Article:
Russia's monotowns - evidence of an increasingly obsolete economy
THE RUSSIAN economy is in dire need of modernisation. But the bulk of the industrial base is located in company towns, known as monotowns, Soviet-era single-industry rustbelt towns.
Russia’s monolithic monotowns epitomise the federation’s countrywide industrial decline.
Today, they should be simply phased out and resources freed up for more productive ventures, writes Professor Stefan Hedlund.
But voters in the Russian rustbelt form the bedrock of political support for the regime, which fears the anger that would follow from aggressive enterprise closure.
Looking to the future, the monotowns will not only act as a continued burden on the federal budget but as a drag on modernisation.
The monotowns - often built to take advantage of local mineral or metal deposits - are evidence of an increasingly obsolete economy. They are wholly dependent on often-dying factories in crumbling infrastructure with vast immobile workforces unable to seek employment elsewhere but shored up by state funding.
Unemployment in these towns of sometimes hundreds of thousands is often double or even higher than the national average of 5.7 per cent. They embody Russia’s current predicament.
The monotowns’ growing desperation is seen by many analysts as a ticking timebomb ready to explode in a wave of nationwide protests.
A comparison between the respective track records of the Russian and the Chinese economies over the past two decades demonstrates the consequences of Russia’s reliance on its natural resources. While Beijing has achieved rapid technological change, Moscow has faced increasing ‘primitivisation’.
Russian economists fear that the Russian economy will be reduced to little more than a raw materials colony for the voracious Chinese economy.
In abstract terms, reversing this trend will require no more than a boost in investment and acquisition of cutting edge technology. But Russian political reality is far removed from an abstract exercise in what could be done.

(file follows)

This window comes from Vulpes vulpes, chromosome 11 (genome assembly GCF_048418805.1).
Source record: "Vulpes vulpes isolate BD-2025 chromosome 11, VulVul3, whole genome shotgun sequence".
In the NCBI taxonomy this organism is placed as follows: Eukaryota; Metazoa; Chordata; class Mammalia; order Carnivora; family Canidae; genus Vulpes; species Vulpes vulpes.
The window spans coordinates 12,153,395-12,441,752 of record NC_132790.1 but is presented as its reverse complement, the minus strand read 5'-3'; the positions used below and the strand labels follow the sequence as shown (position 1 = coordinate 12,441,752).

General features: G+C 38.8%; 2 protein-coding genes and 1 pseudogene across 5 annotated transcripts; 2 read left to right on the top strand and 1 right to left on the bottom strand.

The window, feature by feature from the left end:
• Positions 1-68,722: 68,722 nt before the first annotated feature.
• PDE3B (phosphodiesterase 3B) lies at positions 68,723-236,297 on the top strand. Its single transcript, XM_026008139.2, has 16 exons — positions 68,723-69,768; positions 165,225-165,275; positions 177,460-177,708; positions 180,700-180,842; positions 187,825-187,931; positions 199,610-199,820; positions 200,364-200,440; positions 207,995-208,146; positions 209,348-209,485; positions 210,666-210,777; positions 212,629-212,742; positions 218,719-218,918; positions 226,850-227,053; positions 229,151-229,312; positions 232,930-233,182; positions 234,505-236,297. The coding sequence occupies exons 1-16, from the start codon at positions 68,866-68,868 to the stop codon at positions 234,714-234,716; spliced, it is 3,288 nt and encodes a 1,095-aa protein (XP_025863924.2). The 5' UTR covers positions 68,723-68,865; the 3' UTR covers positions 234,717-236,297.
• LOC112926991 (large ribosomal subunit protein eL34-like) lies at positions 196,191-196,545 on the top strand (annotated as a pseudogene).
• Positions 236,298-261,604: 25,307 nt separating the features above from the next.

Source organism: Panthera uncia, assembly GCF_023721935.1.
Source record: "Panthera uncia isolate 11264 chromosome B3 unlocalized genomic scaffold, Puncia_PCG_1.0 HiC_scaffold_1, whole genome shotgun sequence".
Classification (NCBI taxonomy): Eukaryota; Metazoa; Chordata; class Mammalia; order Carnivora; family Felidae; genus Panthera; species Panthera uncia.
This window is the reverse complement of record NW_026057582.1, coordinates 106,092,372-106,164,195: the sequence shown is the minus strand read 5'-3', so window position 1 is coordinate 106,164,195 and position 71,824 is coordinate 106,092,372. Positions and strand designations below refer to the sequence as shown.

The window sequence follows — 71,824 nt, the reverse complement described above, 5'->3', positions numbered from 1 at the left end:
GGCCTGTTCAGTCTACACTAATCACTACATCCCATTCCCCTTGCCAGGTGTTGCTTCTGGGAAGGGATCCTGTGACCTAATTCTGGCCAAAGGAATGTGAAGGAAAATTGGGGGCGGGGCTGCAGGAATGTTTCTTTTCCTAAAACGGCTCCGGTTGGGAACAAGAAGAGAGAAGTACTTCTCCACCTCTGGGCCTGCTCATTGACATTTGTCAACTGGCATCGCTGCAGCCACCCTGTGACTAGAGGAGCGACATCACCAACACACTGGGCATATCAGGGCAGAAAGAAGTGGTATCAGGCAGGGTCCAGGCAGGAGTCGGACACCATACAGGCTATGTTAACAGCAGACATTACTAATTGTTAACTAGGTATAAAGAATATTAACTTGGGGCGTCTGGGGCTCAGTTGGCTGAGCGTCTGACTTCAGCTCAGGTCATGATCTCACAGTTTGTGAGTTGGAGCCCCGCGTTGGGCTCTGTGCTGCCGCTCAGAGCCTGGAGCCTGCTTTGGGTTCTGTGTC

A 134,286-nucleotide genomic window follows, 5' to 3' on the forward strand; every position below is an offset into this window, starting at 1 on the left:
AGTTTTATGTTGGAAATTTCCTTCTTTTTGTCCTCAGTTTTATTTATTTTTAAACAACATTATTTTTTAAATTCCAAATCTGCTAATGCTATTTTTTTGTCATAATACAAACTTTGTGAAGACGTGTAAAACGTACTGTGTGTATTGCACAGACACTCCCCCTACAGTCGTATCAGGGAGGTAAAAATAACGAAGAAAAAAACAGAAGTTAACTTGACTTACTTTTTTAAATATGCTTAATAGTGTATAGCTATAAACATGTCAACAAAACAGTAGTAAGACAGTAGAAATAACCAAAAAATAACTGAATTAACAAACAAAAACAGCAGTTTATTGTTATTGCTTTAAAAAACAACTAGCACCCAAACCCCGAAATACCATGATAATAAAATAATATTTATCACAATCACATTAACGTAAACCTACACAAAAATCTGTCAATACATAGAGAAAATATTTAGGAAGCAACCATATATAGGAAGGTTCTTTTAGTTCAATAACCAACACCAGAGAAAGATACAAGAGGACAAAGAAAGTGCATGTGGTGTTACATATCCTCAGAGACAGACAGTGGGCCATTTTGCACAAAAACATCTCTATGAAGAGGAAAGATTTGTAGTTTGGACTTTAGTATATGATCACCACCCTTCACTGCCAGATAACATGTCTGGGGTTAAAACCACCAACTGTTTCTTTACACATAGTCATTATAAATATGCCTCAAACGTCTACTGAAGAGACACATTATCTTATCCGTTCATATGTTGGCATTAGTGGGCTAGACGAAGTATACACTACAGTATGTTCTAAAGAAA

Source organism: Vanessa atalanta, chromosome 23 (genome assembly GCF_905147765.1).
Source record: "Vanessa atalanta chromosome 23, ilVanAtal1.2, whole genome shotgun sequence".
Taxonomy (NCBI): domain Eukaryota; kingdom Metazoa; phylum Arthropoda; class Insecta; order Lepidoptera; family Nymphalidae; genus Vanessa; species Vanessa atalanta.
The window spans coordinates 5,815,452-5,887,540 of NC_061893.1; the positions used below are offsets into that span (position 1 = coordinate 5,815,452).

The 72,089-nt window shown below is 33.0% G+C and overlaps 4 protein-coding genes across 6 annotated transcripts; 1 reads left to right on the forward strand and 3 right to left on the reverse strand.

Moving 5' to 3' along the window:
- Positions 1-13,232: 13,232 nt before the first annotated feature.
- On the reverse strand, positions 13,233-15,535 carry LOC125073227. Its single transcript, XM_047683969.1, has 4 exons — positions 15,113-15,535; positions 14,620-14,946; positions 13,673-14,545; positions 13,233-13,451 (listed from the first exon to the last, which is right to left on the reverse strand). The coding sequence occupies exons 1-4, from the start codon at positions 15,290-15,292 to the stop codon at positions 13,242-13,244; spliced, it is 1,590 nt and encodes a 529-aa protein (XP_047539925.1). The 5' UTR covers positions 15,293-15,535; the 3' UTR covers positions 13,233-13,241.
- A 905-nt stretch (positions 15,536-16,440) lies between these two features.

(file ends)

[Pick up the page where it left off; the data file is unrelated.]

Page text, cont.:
The real challenge to Russian economic policy-makers rests in achieving a successful retooling of the ailing monotown industries.
The seemingly simple solution would be to shut down programmes of federal subsidies and allow the market to determine who survives.
Aggressive closure would be highly beneficial to the Russian economy at large. The Austrian economist Joseph Schumpeter defined such a move as ‘creative destruction’. It is only by allowing poorly performing producers to go out of business that labour and capital resources may be freed up for more productive ventures. But Russian reality cannot be reduced to a simple academic exercise.
Many of the towns were built around a single enterprise which was obliged to assume responsibility ranging from housing, childcare and pensions, to communal heating and the local hockey rink.
When the Soviet Union collapsed in 1991, and central economic planning ceased, foreign investors wishing to buy into the huge metals industries and paper mills that were put up for privatisation discovered they received more than they bargained for.
Local authorities and local residents expected the foreigners to assume responsibility for the full package of social obligations. Tensions and conflicts followed, adding negative sentiment toward foreign investors whose motives were presented by nationalist agitators as simply predatory.
The dilemma that faced foreign investors also faces Russian policy-makers. Attempts have been made to shift the financial burden to fund these monotowns onto local authorities, whose tax revenue streams have been woefully inadequate. The federal authorities have been forced to choose between lavish federal subsidies or to wind up enterprises which would shut down entire cities.
The creation of the monotowns – an example of Soviet central economic planning - defied the logic of market economy.
During the 2008 global financial crisis, the monotown industries took a severe beating. The government was faced with a hard choice between allowing them to fail and bailing them out. By opting for the latter, it conserved a structure that constitutes a chokehold on the prospects for revival of the Russian economy.
In 2010, the Ministry for Regional development said that one trillion rubles (US$33.8 billion) would be required to modernise 100 of the monotowns. Yet, the federal budget for 2010 earmarked no more than 27 billion rubles (US$872 million) to develop 27 of the towns.
Viewed as a whole, monotowns are gradually dying out. But it is a slow and very costly demise.
From a political point of view, it is tempting to allow the monotowns to muddle on, operating at a loss, providing employment and keeping the lights on in towns that do not have a future.
But from an economic angle this translates into allowing labour and capital resources to remain locked into failing enterprises, to the detriment of future economic development.
The non-decision on what to do with the monotowns provides perhaps the most important reflection on how the Russian government is searching – fruitlessly – for a new economic growth model and development strategy.